productivity (1)


“They make it look so easy!” How often do you say that about professionals in sports, public speaking and other human endeavors? Is this just your impression or are they really using less energy or incurring less wasted motion? Is that what the little old lady in New York City meant when the tourist asked her, “How can I get to Carnegie Hall?” and she immediately
advised, “Practice, Practice. Practice?”

Which of your peers seem to get certain tasks done quicker and better while other peers excel in yet other tasks? (Gilbert 1996) defined a term, Performance Improvement Potential, PIP, which denotes the ratio of a person’s performance at a given task to the performance of an exemplar at that task. Ratio’s as high as 15 are often seen, meaning that the subject person has the potential to improve 15 fold.

Is this related to power, the time rate of doing work? Not necessarily. Why does one race car driver lap the course in less time than another, even in the same race car? It isn’t because he is peddling harder. It seems that there is a knowledge factor involved.

What does ‘work smarter instead of harder” mean to you? Does working smarter mean accomplishing the same work in less time? How about accomplishing less work in less time yet producing the same result? Maybe there is more to be said than e = mc2. Perhaps e/k = mc2 because more knowledge with less energy yields the same result.

Intellectual capital, Human capital, and Knowledge management have been hot topics for two decades. Lots of organizations are paying lots of money to improve the production, sharing and utilization of knowledge. Although Gilbert’s PIP indicates that one person can do more than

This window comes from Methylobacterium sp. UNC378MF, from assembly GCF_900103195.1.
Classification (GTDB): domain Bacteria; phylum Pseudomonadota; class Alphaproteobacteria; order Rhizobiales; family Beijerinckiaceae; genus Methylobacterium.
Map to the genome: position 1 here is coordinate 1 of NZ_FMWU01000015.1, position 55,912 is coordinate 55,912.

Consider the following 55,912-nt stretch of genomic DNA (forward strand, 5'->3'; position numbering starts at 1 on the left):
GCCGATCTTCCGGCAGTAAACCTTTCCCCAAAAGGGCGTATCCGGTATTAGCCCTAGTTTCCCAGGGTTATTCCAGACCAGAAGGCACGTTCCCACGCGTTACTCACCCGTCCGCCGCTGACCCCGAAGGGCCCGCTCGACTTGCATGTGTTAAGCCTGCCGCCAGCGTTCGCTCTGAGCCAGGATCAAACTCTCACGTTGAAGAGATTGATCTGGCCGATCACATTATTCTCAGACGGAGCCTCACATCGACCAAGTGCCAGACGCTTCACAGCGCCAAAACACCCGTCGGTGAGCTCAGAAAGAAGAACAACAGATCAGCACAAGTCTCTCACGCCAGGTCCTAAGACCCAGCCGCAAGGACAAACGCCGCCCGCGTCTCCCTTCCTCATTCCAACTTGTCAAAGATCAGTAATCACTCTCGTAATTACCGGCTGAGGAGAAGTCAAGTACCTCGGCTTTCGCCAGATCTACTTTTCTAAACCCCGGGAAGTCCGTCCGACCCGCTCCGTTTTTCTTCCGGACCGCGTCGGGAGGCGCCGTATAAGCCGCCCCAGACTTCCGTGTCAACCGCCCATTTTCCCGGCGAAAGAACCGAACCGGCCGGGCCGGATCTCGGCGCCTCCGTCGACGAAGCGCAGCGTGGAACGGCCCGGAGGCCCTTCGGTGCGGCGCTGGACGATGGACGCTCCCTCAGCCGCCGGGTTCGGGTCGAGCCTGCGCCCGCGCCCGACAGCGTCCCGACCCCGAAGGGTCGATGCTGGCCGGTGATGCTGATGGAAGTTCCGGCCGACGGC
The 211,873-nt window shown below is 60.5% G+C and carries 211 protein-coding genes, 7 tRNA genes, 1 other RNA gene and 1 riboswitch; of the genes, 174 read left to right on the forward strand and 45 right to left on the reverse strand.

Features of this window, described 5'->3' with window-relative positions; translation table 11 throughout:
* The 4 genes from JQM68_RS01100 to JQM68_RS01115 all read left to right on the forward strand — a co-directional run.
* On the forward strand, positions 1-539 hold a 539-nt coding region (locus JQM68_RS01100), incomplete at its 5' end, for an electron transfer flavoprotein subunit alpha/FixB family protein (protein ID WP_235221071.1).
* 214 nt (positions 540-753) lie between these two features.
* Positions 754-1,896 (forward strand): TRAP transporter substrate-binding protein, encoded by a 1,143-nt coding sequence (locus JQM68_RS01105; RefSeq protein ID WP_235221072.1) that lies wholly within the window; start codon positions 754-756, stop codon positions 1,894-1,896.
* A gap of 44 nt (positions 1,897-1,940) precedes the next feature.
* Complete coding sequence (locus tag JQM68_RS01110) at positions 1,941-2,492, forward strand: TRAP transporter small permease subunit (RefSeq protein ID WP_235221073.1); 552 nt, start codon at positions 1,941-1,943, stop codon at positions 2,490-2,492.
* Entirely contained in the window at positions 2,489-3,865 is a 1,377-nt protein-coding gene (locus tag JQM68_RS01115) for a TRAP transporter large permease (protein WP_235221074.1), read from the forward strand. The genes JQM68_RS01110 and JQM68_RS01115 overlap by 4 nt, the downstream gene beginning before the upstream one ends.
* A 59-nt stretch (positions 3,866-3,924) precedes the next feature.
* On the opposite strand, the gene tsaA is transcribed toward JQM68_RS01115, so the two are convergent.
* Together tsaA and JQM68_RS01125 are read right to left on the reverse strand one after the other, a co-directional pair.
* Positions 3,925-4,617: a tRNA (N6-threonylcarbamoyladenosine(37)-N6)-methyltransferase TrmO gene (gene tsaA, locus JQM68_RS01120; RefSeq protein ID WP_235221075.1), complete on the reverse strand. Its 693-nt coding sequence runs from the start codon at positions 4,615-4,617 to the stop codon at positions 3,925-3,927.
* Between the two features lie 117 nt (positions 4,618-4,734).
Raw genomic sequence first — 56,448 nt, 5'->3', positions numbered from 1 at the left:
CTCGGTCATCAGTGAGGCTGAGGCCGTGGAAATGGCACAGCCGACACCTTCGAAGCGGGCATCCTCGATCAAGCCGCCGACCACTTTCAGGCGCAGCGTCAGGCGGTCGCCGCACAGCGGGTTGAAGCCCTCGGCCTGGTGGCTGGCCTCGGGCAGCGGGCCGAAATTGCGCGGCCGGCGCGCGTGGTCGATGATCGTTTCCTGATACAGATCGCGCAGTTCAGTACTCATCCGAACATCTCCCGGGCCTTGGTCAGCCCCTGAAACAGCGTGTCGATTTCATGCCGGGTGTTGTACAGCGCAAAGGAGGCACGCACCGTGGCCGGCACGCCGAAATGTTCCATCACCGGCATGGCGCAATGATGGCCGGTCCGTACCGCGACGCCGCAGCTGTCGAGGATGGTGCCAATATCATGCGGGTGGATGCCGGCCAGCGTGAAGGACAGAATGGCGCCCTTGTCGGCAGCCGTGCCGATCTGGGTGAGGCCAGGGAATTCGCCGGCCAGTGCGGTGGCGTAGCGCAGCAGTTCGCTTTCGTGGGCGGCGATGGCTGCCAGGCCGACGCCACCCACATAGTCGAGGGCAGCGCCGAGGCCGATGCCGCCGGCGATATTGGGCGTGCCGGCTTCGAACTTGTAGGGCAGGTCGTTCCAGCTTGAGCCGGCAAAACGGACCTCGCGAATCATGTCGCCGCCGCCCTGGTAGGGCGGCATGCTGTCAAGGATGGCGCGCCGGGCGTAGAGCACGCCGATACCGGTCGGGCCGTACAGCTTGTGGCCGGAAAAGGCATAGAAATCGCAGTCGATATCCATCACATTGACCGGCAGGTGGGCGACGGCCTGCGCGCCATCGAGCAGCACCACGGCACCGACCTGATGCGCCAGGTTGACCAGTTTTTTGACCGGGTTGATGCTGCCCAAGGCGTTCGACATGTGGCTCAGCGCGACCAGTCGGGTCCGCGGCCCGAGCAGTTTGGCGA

another, what indicates that one person knows more than another? (Hawkins 1995) defines a Level of Consciousness scale and a questionnaire that has located several thousand persons on this scale. It seems that the higher the level of consciousness the less has to be communicated to impart meaning, especially about complicated, ambiguous subjects.

It has been almost 500 years since Machiavelli wrote, “Knowledge is power.” What branch of science has described the interchangeability of knowledge and power? What branch of engineering has shown how to make such tradeoffs when designing systems? Maybe we could do systems engineering Better, Faster, and Cheaper if we just learned how to think and used a higher level of language to express ourselves.

+ Gilbert, Thomas, Human Competence, Engineering Worthy Performance, HRD Press, 1996.

+ Hawkins, David, Power vs. Force, Hay House, 1995.

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